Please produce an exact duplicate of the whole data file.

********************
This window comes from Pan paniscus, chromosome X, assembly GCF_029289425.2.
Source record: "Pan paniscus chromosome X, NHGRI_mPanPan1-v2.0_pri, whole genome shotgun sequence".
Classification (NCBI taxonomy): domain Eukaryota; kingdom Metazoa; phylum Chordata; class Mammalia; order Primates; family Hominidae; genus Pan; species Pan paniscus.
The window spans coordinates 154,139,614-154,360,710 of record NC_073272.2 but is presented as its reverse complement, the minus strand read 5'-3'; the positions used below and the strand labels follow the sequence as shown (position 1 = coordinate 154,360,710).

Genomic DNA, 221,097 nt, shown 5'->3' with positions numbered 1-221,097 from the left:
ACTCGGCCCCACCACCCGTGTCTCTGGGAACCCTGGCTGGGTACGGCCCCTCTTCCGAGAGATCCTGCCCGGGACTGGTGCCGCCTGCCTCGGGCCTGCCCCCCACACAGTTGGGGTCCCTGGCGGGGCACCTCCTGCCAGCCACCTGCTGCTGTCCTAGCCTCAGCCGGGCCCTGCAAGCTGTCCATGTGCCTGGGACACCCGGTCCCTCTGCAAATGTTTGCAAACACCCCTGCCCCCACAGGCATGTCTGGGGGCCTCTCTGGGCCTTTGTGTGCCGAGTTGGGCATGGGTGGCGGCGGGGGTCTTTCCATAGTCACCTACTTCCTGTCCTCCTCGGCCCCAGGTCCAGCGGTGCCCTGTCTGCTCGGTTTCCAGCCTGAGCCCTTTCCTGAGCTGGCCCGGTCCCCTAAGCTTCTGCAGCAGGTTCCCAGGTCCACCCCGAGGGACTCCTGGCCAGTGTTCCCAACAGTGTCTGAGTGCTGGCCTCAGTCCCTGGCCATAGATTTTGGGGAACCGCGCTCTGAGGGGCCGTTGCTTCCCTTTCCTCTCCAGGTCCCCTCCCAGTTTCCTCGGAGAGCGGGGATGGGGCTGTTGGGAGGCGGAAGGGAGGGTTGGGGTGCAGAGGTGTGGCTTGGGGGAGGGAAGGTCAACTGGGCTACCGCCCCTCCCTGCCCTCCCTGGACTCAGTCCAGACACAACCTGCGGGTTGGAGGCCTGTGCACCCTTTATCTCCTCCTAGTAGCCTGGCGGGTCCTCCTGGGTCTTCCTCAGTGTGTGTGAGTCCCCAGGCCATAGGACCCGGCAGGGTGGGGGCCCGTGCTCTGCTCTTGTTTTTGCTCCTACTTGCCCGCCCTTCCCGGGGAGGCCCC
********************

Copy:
This window comes from Pan paniscus, chromosome X, assembly GCF_029289425.2.
Source record: "Pan paniscus chromosome X, NHGRI_mPanPan1-v2.0_pri, whole genome shotgun sequence".
Classification (NCBI taxonomy): domain Eukaryota; kingdom Metazoa; phylum Chordata; class Mammalia; order Primates; family Hominidae; genus Pan; species Pan paniscus.
The window spans coordinates 154,139,614-154,360,710 of record NC_073272.2 but is presented as its reverse complement, the minus strand read 5'-3'; the positions used below and the strand labels follow the sequence as shown (position 1 = coordinate 154,360,710).

Genomic DNA, 221,097 nt, shown 5'->3' with positions numbered 1-221,097 from the left:
ACTCGGCCCCACCACCCGTGTCTCTGGGAACCCTGGCTGGGTACGGCCCCTCTTCCGAGAGATCCTGCCCGGGACTGGTGCCGCCTGCCTCGGGCCTGCCCCCCACACAGTTGGGGTCCCTGGCGGGGCACCTCCTGCCAGCCACCTGCTGCTGTCCTAGCCTCAGCCGGGCCCTGCAAGCTGTCCATGTGCCTGGGACACCCGGTCCCTCTGCAAATGTTTGCAAACACCCCTGCCCCCACAGGCATGTCTGGGGGCCTCTCTGGGCCTTTGTGTGCCGAGTTGGGCATGGGTGGCGGCGGGGGTCTTTCCATAGTCACCTACTTCCTGTCCTCCTCGGCCCCAGGTCCAGCGGTGCCCTGTCTGCTCGGTTTCCAGCCTGAGCCCTTTCCTGAGCTGGCCCGGTCCCCTAAGCTTCTGCAGCAGGTTCCCAGGTCCACCCCGAGGGACTCCTGGCCAGTGTTCCCAACAGTGTCTGAGTGCTGGCCTCAGTCCCTGGCCATAGATTTTGGGGAACCGCGCTCTGAGGGGCCGTTGCTTCCCTTTCCTCTCCAGGTCCCCTCCCAGTTTCCTCGGAGAGCGGGGATGGGGCTGTTGGGAGGCGGAAGGGAGGGTTGGGGTGCAGAGGTGTGGCTTGGGGGAGGGAAGGTCAACTGGGCTACCGCCCCTCCCTGCCCTCCCTGGACTCAGTCCAGACACAACCTGCGGGTTGGAGGCCTGTGCACCCTTTATCTCCTCCTAGTAGCCTGGCGGGTCCTCCTGGGTCTTCCTCAGTGTGTGTGAGTCCCCAGGCCATAGGACCCGGCAGGGTGGGGGCCCGTGCTCTGCTCTTGTTTTTGCTCCTACTTGCCCGCCCTTCCCGGGGAGGCCCC